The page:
Foodways in Medieval Anatolia
with Nicolas Trépanier
hosted by Nir Shafir and Polina Ivanova
Nir Shafir and Polina Ivanova with Nicolas Trépanier.
At the heart of medieval political economies were a variety of practices, structures, and activities that revolved around the production and distribution of food. In this episode, Nicolas Trépanier discusses his research for Foodways and Daily Life in Medieval Anatolia, which examines life in the early Ottoman Empire through the lens of food and drink. We discuss diverse subjects from agrarian labor and temporality to religion and commerce in order to understand how people lived through what and how they ate.Stream via Soundcloud (US / preferred)
Nicolas Trépanier is Associate Professor of History at the University of Mississippi and the author of Foodways and Daily Life in Medieval Anatolia: A New Social History (University of Texas Press, 2014). His current research focuses on landscape and perceptions of place in the late medieval Anatolian countryside.
Nir Shafir is a historian of the Middle East whose research examines the intersections of knowledge production, religious practice, and material culture in the early modern world (1400-1800). He curates Ottoman History Podcast’s series on history of science in addition to being one of the co-founders of hazine.info, a website that explores the archives and libraries of the Islamic world. He is currently an advanced doctoral candidate in the History Department at UCLA.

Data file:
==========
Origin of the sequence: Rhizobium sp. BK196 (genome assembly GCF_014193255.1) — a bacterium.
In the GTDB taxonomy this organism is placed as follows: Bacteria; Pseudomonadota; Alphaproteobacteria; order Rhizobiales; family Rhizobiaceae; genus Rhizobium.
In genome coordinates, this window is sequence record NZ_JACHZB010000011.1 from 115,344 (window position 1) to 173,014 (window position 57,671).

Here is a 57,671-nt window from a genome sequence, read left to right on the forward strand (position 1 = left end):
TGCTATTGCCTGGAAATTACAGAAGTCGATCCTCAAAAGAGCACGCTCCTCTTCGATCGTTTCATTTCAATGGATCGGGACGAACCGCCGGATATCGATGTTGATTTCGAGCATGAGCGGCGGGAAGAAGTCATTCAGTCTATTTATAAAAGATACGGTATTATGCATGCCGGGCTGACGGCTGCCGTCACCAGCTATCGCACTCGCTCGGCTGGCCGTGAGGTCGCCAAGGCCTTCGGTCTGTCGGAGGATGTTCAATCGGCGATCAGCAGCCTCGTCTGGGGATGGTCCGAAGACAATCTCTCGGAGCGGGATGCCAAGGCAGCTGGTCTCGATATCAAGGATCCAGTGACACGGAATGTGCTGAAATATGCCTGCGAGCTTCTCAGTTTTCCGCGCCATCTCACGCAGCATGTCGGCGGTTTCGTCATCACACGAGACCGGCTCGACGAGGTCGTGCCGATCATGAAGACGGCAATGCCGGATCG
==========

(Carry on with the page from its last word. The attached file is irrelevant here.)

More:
Polina Ivanova is a Ph.D. Candidate at Harvard University and a 2016-18 Tyler Fellow at Dumbarton Oaks Research Library and Collection. Her interests include history of the medieval Mediterranean, Anatolia and Iran, as well as archaeology and material culture studies.
Episode No. 233
Release Date: 22 March 2016
Recording Location: Cambridge, MA
Editing and production by Chris Gratien
Sound excerpts: Istanbul'dan Ayva Gelir Nar Gelir - Azize Tozem and Sari Recep; Baglamamin Dugumu - Necmiye Ararat and Muzaffer; Harmandali - Recep Efendi, Cemal Efendi
Image and bibliography courtesy of Nicolas Trépanier
|Foodways and Daily Life in Medieval Anatolia|
by Nicolas Trépanier
University of Texas Press, 2014
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